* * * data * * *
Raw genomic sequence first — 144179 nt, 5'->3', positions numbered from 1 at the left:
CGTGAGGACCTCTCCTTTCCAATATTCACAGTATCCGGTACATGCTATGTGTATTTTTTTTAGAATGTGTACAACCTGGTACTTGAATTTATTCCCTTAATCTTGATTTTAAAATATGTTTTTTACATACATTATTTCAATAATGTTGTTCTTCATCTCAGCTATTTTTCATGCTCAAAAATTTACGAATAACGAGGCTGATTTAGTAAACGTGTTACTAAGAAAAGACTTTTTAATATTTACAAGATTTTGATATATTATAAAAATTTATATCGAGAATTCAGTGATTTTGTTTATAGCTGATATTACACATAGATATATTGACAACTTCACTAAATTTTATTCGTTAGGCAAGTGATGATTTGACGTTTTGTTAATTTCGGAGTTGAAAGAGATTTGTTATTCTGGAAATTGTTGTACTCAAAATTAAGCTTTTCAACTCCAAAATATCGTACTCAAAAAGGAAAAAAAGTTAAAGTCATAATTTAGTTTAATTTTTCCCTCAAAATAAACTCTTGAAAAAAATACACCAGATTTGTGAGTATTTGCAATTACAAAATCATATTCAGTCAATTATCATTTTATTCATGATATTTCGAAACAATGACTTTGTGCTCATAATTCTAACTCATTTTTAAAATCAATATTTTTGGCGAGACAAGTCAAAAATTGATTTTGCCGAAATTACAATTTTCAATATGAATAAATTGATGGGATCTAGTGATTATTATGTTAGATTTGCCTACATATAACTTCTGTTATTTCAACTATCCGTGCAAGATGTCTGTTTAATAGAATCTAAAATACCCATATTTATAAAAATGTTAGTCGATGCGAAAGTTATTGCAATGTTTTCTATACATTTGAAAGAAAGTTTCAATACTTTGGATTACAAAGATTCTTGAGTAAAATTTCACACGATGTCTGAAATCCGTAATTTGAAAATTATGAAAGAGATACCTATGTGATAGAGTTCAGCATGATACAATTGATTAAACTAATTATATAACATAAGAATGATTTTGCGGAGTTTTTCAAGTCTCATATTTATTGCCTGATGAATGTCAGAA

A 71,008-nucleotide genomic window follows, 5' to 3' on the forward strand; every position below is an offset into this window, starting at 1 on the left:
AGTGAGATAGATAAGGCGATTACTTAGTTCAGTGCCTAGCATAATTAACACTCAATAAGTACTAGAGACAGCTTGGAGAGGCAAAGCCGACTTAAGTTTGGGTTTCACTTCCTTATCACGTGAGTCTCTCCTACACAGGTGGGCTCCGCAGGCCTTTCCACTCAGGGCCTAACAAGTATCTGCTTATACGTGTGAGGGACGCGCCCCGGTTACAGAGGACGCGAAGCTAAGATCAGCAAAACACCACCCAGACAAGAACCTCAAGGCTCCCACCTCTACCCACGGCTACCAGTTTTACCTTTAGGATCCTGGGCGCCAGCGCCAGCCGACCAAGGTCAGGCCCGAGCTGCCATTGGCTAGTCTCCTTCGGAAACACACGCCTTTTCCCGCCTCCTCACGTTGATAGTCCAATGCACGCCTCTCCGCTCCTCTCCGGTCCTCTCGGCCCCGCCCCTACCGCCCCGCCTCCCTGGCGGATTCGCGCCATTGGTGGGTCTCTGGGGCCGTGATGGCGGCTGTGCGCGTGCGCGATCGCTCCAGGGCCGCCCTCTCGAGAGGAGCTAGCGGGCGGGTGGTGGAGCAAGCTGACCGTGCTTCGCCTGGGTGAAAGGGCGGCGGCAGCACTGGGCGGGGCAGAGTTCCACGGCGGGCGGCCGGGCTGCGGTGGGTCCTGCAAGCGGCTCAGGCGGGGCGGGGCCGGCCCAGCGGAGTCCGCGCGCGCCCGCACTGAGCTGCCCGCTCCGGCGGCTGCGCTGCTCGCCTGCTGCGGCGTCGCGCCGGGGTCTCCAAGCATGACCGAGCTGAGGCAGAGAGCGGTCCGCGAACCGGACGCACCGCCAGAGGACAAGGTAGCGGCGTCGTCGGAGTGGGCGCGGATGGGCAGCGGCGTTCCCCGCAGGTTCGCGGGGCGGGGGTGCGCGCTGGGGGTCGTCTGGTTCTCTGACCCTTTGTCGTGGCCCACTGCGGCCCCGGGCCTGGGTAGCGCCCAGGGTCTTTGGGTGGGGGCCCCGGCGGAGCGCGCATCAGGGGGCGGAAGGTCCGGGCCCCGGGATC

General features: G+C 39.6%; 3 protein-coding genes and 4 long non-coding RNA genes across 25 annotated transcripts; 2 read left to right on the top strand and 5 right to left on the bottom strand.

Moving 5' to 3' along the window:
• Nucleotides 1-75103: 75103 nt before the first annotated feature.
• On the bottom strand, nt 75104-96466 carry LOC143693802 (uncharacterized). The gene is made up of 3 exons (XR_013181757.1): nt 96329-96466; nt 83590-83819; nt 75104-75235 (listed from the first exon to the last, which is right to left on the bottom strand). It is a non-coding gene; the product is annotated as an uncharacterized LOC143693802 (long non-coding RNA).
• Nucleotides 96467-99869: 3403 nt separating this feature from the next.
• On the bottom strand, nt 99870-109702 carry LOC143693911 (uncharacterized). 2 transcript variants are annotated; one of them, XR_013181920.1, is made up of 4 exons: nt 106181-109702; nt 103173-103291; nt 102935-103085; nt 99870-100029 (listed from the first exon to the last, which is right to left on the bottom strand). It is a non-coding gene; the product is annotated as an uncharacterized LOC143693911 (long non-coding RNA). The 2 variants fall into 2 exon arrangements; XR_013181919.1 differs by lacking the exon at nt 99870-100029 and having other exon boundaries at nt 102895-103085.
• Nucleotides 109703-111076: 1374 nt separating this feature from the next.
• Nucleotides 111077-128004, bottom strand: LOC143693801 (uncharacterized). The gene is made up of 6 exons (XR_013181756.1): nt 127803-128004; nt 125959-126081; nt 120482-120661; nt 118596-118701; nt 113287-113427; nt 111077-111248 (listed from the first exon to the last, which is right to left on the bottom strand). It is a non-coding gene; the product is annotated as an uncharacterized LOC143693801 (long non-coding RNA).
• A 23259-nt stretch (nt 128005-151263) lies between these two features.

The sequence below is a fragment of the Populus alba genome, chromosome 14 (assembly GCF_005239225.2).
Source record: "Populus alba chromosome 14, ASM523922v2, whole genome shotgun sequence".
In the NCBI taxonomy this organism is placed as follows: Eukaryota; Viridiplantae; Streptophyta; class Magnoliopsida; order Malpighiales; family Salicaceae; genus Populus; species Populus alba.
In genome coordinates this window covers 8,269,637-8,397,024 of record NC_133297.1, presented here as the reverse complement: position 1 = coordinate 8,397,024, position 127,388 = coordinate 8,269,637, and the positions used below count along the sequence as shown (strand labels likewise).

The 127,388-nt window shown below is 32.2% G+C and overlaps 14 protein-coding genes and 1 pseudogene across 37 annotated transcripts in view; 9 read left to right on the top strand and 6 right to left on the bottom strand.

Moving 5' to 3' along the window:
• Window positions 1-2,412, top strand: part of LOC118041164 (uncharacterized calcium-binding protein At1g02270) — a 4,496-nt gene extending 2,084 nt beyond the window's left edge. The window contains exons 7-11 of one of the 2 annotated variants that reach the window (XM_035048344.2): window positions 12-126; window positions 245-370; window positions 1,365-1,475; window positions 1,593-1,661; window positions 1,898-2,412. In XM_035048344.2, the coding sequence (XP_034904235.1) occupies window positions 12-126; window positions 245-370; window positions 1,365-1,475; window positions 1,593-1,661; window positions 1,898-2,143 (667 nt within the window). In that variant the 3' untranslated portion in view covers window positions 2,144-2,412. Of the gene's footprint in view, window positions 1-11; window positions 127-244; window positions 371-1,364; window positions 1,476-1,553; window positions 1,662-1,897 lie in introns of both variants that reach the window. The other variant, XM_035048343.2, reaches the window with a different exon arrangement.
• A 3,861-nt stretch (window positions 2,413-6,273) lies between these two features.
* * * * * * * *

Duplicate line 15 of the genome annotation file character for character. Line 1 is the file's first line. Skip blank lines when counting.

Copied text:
Source record: "Populus alba chromosome 14, ASM523922v2, whole genome shotgun sequence".